It’s near the end of June and we’ve nearly missed our chance to share that we’re in the June issue of City Arts Magazine, so be sure to pick up a copy. That’s twice in a row! In May we won the City Arts Artwalk Awards for our piece called, This is About the Stories.
Here’s a link to the feature this month, pasted below.
by Gemma Wilson
It’s hot inside this Rainier Ave. studio, but Cedar Mannan doesn’t break a sweat as he ignites two small open flames. They flare brightly before settling into a pale blue blaze.
Mannan, who runs the boutique studio Noble Neon with his wife Lia Hall, quickly rotates a section of glass tubing in one of the flames until it’s the consistency of honey. Then, with sure, efficient motions he bends the tube into a right angle. And repeat. In minutes, the glass turns from a rigid tube into a looping letter, on its way to becoming a piece of neon art.
Mannan and Hall are both native Northwesterners—she’s from Seattle, he grew up without electricity in rural Washington near Menlo. Mannan studied neon art at Evergreen State College; after graduation he repaired and installed neon for Western Neon, a local industry giant, and interned with “an old Hungarian dude in Shoreline who bends glass out of his garage.” In 2004 Mannan moved to New York and worked at Lite Brite Neon Studio in Brooklyn, which is where he and Hall met on the night she graduated from the New School with an MFA in poetry.
Returning to Seattle in 2012 with an inheritance from Mannan’s grandmother as their seed money, Noble Neon first opened in a live/work space in the old Rainier Brewery. (They’re now near Jackson and Rainier.) The shop started with a lot of subcontracting work—for a Marc Jacobs store in New York, at Sundance installing something for James Franco (“He does neon, too,” cracks Mannan). They still do installations and repairs—Mannan was recently in Venice helping on an install at the Biennale—but now they focus more on custom designs and art pieces.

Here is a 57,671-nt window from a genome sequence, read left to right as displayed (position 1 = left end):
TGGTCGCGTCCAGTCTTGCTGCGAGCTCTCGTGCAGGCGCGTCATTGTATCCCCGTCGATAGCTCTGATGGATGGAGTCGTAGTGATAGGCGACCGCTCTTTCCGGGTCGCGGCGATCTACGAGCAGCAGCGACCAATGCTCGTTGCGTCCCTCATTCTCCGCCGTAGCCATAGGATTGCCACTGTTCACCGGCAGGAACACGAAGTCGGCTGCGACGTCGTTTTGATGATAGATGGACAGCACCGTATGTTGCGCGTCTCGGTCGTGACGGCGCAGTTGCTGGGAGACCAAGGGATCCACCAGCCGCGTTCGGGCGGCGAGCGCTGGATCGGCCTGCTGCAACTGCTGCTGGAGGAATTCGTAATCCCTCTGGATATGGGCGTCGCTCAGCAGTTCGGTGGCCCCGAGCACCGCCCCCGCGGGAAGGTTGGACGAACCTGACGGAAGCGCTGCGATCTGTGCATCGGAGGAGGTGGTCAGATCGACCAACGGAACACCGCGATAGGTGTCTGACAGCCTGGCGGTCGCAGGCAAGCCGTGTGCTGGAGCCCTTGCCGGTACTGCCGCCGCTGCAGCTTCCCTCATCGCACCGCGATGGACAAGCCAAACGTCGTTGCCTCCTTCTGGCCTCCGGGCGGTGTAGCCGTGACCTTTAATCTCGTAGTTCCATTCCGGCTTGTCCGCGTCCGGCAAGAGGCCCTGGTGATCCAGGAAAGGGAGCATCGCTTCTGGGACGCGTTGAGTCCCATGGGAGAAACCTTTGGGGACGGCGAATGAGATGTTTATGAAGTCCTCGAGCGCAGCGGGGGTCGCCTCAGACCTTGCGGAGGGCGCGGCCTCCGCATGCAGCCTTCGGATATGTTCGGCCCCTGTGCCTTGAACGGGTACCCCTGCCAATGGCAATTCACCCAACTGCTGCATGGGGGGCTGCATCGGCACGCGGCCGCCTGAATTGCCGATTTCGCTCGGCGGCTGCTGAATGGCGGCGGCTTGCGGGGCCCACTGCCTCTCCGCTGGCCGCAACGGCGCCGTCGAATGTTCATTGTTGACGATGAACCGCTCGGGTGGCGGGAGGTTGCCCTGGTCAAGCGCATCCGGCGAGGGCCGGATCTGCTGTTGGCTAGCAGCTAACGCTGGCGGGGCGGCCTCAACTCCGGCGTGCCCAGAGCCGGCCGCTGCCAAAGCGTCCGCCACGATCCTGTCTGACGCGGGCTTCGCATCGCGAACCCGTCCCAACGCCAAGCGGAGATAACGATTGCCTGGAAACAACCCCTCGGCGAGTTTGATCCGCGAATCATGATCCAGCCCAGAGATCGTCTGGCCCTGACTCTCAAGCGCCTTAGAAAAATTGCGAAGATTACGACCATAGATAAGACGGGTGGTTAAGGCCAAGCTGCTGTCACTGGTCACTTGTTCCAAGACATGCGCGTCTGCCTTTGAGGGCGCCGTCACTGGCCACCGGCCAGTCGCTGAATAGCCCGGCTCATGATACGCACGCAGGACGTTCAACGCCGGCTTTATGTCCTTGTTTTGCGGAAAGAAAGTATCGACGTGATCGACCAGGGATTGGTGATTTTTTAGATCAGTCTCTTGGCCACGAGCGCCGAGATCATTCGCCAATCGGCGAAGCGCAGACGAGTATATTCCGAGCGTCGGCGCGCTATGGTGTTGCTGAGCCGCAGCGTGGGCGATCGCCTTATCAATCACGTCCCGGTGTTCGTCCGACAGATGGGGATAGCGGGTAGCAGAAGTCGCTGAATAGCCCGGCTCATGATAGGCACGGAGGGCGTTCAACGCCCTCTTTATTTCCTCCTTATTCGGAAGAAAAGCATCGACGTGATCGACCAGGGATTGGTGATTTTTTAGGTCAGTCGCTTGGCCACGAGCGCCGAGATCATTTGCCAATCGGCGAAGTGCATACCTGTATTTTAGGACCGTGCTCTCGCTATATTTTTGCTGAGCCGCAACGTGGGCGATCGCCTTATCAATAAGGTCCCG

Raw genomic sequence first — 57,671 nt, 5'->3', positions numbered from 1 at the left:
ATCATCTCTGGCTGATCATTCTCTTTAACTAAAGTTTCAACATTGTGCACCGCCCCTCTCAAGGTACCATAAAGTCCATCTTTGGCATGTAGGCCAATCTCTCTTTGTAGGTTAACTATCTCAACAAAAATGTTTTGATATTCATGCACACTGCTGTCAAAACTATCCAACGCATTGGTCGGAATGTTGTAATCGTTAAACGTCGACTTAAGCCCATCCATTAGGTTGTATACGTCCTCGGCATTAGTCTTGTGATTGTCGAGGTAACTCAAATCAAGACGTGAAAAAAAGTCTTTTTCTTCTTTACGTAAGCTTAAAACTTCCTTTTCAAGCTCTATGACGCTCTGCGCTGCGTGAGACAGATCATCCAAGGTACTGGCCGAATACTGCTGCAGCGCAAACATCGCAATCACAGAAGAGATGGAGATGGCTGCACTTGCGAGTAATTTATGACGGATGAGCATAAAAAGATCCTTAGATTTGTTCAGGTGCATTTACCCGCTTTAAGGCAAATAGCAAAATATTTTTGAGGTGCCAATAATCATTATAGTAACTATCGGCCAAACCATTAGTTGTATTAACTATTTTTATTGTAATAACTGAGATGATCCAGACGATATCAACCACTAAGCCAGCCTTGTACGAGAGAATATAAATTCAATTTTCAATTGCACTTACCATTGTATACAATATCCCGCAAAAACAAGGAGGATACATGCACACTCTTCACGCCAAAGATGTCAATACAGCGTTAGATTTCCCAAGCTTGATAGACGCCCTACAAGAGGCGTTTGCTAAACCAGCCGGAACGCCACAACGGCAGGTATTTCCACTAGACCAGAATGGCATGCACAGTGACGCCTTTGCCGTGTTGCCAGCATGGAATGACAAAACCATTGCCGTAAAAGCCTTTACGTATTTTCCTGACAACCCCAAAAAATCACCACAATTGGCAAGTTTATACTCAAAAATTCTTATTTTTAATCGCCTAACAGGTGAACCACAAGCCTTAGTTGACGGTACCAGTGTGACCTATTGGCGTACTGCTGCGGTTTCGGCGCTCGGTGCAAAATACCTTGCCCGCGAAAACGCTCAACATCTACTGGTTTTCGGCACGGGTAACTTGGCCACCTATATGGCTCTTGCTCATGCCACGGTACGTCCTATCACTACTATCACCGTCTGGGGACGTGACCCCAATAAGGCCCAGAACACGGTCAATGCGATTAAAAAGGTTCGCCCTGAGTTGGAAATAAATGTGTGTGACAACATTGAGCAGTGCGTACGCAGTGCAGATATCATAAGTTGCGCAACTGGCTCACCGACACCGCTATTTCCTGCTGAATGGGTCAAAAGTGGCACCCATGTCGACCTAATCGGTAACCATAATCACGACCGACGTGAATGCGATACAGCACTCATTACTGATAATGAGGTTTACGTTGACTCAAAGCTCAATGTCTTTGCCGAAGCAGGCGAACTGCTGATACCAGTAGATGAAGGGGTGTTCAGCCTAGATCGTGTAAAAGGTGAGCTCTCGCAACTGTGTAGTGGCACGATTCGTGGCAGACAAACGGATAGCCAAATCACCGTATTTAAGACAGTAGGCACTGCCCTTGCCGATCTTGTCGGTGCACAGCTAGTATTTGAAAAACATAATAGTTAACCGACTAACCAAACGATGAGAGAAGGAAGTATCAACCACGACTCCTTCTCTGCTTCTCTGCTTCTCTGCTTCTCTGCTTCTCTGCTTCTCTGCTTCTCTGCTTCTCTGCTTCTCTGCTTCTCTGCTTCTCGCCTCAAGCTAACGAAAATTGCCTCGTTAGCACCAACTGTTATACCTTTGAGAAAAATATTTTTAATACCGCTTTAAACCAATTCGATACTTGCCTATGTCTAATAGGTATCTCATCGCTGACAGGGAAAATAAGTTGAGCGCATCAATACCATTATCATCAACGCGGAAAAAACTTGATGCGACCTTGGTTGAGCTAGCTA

“[The neon field] is like a bug zapper,” Mannan says, laughing. “Weird people are attracted to it.”
Recent projects include a dripping knot-like fixture in a suite at the Sorrento Hotel (designed by Brian Paquette Interiors) and a series of geometric pendants for a pop-up shop. They’ve also done signs for LoveCityLove, the Spectacle exhibit at EMP and Pilchuck Glass School’s offices, among many others. Their art piece “This Is About the Stories” took first place at City Arts’ 2015 Spring Art Walk Awards.
Working in neon is a complex amalgam of sculpture and science. “It’s like a geometry problem, because you have to plan your moves many steps ahead,” says Hall, who designs the templates on which the glass is sculpted. Every bend has to be precisely plotted so that heat never touches a section of glass that’s already been worked. After the glass is bent into its shape the whole thing is capped with electrodes, evacuated of air and filled with an inert noble gas—sometimes mixed with phosphor or mercury for color—and electrified. Sometimes the glass itself is colored or coated with phosphor to give it a different hue.
“You can really geek out on the science of it,” Hall says. “Not just the physics but the chemistry. What’s happening in the tube is a microcosm of what’s happening in a nebula where stars are being born.”
Once up and running, neon lights can last for decades. They put off little heat, draw less electricity than a standard incandescent bulb and, because they contain the full spectrum of light, ward off seasonal affective disorder.
If you’re in the market for signage, LED or rope lighting is cheap and bright. But neon offers something more. Says Hall, “We want people to see it as lighting and also appreciate it as art.”